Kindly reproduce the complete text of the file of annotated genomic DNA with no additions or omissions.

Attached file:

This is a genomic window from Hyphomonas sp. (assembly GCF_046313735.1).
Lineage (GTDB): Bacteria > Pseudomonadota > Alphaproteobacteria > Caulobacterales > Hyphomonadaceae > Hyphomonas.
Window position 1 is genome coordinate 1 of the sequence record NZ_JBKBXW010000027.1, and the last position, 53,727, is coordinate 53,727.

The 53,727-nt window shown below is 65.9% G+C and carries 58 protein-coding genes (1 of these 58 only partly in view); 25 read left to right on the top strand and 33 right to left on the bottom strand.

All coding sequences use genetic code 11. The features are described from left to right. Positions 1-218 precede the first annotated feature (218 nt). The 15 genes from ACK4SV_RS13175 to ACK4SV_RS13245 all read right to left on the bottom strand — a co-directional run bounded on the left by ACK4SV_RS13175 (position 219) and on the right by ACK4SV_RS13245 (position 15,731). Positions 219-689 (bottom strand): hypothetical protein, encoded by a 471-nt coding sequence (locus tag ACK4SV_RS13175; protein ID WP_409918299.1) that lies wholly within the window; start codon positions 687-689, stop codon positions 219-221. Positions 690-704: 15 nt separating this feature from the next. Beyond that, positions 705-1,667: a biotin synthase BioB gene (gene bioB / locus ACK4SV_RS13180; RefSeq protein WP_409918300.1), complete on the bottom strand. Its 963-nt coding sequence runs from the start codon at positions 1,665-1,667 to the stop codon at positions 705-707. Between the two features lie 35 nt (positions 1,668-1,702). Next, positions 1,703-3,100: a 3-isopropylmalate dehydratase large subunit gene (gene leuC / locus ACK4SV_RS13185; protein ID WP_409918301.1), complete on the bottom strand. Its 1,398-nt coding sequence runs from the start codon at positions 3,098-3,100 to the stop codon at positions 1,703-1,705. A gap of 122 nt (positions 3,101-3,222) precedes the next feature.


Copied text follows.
This is a genomic window from Hyphomonas sp. (assembly GCF_046313735.1).
Lineage (GTDB): Bacteria > Pseudomonadota > Alphaproteobacteria > Caulobacterales > Hyphomonadaceae > Hyphomonas.
Window position 1 is genome coordinate 1 of the sequence record NZ_JBKBXW010000027.1, and the last position, 53,727, is coordinate 53,727.

The 53,727-nt window shown below is 65.9% G+C and carries 58 protein-coding genes (1 of these 58 only partly in view); 25 read left to right on the top strand and 33 right to left on the bottom strand.

All coding sequences use genetic code 11. The features are described from left to right. Positions 1-218 precede the first annotated feature (218 nt). The 15 genes from ACK4SV_RS13175 to ACK4SV_RS13245 all read right to left on the bottom strand — a co-directional run bounded on the left by ACK4SV_RS13175 (position 219) and on the right by ACK4SV_RS13245 (position 15,731). Positions 219-689 (bottom strand): hypothetical protein, encoded by a 471-nt coding sequence (locus tag ACK4SV_RS13175; protein ID WP_409918299.1) that lies wholly within the window; start codon positions 687-689, stop codon positions 219-221. Positions 690-704: 15 nt separating this feature from the next. Beyond that, positions 705-1,667: a biotin synthase BioB gene (gene bioB / locus ACK4SV_RS13180; RefSeq protein WP_409918300.1), complete on the bottom strand. Its 963-nt coding sequence runs from the start codon at positions 1,665-1,667 to the stop codon at positions 705-707. Between the two features lie 35 nt (positions 1,668-1,702). Next, positions 1,703-3,100: a 3-isopropylmalate dehydratase large subunit gene (gene leuC / locus ACK4SV_RS13185; protein ID WP_409918301.1), complete on the bottom strand. Its 1,398-nt coding sequence runs from the start codon at positions 3,098-3,100 to the stop codon at positions 1,703-1,705. A gap of 122 nt (positions 3,101-3,222) precedes the next feature.